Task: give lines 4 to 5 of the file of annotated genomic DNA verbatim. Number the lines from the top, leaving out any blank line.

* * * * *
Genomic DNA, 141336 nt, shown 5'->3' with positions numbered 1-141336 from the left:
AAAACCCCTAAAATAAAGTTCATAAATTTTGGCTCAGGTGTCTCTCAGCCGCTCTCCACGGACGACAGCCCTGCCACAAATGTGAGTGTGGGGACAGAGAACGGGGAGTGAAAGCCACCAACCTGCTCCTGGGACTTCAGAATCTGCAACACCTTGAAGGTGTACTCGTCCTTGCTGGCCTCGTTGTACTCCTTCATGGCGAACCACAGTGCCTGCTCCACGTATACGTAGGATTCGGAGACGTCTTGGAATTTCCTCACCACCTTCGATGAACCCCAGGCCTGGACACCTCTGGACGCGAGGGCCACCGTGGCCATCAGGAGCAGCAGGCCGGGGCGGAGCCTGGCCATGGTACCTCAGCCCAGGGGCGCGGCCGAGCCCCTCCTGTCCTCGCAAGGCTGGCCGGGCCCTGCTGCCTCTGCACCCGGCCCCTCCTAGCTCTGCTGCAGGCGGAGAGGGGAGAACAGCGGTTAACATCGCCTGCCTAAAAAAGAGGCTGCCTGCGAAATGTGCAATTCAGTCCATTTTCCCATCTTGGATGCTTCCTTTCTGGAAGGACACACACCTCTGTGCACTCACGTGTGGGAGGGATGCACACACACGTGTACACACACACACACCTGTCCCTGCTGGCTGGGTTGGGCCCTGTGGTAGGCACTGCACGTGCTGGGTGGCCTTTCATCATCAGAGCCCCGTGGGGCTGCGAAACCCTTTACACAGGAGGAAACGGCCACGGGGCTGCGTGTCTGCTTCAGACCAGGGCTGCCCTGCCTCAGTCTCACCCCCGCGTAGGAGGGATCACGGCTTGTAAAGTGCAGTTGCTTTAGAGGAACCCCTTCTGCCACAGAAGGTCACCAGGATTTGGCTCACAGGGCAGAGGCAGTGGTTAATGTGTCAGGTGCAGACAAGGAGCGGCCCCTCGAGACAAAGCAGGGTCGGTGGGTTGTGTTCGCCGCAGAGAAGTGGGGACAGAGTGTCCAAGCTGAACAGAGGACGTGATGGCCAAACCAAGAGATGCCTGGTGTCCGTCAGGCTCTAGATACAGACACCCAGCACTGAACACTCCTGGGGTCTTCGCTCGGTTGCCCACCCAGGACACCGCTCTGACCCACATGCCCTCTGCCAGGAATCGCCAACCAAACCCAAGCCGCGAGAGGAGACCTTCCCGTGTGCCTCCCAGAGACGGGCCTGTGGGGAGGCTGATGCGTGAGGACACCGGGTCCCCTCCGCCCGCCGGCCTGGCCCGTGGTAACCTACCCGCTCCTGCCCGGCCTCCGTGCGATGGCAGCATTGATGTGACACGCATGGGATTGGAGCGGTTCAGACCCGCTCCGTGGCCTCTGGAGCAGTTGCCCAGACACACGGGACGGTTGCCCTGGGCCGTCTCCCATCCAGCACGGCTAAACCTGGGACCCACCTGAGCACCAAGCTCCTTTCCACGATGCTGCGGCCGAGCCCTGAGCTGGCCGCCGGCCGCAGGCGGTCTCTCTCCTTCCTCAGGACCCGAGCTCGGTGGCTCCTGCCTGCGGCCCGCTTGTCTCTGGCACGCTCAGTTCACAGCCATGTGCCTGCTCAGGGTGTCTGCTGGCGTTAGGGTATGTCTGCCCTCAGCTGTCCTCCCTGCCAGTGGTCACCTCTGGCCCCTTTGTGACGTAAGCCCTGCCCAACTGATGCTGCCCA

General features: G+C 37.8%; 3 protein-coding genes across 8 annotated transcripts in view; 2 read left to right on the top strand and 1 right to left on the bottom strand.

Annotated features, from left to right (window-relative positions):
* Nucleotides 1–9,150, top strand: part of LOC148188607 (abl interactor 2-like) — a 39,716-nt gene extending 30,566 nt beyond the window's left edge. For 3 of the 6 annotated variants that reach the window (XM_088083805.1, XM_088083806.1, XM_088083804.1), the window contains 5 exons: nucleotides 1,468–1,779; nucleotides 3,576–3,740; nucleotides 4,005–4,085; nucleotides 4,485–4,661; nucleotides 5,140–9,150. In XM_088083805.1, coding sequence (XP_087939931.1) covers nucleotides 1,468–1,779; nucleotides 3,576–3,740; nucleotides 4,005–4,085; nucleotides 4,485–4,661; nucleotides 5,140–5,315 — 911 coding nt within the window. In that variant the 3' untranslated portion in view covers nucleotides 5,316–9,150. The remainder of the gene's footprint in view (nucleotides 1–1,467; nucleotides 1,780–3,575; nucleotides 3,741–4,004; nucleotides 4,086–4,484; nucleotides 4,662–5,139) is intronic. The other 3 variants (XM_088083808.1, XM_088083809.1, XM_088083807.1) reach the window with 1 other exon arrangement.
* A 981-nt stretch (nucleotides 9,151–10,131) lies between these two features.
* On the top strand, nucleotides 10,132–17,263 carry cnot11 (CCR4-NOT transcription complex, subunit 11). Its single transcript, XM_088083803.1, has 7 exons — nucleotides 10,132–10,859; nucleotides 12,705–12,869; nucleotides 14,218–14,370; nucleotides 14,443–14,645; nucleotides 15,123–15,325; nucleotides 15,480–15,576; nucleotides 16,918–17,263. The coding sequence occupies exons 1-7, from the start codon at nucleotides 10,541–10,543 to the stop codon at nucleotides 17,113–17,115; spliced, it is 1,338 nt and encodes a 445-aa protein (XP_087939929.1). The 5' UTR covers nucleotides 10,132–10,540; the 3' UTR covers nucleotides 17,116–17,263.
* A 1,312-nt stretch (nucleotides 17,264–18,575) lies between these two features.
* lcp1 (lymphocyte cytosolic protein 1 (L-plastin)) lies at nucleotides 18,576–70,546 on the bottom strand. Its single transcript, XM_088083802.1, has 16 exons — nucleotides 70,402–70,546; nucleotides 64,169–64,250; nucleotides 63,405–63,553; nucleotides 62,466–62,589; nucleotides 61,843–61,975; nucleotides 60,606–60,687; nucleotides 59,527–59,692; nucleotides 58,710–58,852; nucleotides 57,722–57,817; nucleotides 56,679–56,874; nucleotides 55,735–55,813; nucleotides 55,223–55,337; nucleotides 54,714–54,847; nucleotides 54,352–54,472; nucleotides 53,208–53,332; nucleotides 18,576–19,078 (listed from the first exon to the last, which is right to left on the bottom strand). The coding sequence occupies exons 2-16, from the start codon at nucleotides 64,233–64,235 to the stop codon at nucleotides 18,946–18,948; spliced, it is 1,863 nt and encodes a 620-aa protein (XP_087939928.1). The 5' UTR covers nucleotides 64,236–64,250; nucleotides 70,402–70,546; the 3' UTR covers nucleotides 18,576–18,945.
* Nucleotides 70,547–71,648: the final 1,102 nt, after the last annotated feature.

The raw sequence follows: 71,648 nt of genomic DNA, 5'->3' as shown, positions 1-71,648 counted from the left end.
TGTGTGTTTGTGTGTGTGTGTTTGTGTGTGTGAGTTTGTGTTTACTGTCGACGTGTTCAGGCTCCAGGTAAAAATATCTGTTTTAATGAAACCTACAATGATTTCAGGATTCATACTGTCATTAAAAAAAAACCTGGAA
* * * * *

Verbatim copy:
Annotated features, from left to right (window-relative positions):
* Nucleotides 1–9,150, top strand: part of LOC148188607 (abl interactor 2-like) — a 39,716-nt gene extending 30,566 nt beyond the window's left edge. For 3 of the 6 annotated variants that reach the window (XM_088083805.1, XM_088083806.1, XM_088083804.1), the window contains 5 exons: nucleotides 1,468–1,779; nucleotides 3,576–3,740; nucleotides 4,005–4,085; nucleotides 4,485–4,661; nucleotides 5,140–9,150. In XM_088083805.1, coding sequence (XP_087939931.1) covers nucleotides 1,468–1,779; nucleotides 3,576–3,740; nucleotides 4,005–4,085; nucleotides 4,485–4,661; nucleotides 5,140–5,315 — 911 coding nt within the window. In that variant the 3' untranslated portion in view covers nucleotides 5,316–9,150. The remainder of the gene's footprint in view (nucleotides 1–1,467; nucleotides 1,780–3,575; nucleotides 3,741–4,004; nucleotides 4,086–4,484; nucleotides 4,662–5,139) is intronic. The other 3 variants (XM_088083808.1, XM_088083809.1, XM_088083807.1) reach the window with 1 other exon arrangement.